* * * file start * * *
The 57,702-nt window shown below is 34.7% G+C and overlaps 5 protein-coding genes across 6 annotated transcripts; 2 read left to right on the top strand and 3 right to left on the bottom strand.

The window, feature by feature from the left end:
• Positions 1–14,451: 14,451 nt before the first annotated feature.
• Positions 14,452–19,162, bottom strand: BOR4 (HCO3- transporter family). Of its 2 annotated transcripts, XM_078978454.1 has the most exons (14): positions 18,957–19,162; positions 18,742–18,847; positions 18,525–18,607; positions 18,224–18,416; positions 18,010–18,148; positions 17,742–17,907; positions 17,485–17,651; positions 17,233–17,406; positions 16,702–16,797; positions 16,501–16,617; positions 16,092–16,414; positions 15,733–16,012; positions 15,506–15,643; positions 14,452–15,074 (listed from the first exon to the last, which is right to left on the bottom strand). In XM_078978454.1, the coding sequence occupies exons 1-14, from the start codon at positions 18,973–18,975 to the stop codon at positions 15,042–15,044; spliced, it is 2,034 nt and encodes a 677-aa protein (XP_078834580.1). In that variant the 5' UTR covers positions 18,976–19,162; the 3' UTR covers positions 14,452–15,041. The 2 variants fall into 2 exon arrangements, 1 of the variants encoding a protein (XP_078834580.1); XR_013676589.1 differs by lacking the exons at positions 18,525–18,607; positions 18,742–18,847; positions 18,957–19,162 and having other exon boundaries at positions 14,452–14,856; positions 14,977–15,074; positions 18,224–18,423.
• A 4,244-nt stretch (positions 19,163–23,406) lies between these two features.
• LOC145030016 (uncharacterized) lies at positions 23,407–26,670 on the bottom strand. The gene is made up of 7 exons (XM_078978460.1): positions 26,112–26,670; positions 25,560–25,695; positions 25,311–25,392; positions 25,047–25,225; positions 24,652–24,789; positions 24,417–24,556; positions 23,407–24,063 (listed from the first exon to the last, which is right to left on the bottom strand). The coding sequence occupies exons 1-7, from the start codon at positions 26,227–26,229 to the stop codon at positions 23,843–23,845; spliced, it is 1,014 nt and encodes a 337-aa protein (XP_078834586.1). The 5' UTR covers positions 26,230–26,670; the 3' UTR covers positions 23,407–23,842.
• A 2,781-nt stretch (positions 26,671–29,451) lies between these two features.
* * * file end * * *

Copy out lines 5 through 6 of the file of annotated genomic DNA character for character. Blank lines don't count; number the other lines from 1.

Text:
• A 4,244-nt stretch (positions 19,163–23,406) lies between these two features.
• LOC145030016 (uncharacterized) lies at positions 23,407–26,670 on the bottom strand. The gene is made up of 7 exons (XM_078978460.1): positions 26,112–26,670; positions 25,560–25,695; positions 25,311–25,392; positions 25,047–25,225; positions 24,652–24,789; positions 24,417–24,556; positions 23,407–24,063 (listed from the first exon to the last, which is right to left on the bottom strand). The coding sequence occupies exons 1-7, from the start codon at positions 26,227–26,229 to the stop codon at positions 23,843–23,845; spliced, it is 1,014 nt and encodes a 337-aa protein (XP_078834586.1). The 5' UTR covers positions 26,230–26,670; the 3' UTR covers positions 23,407–23,842.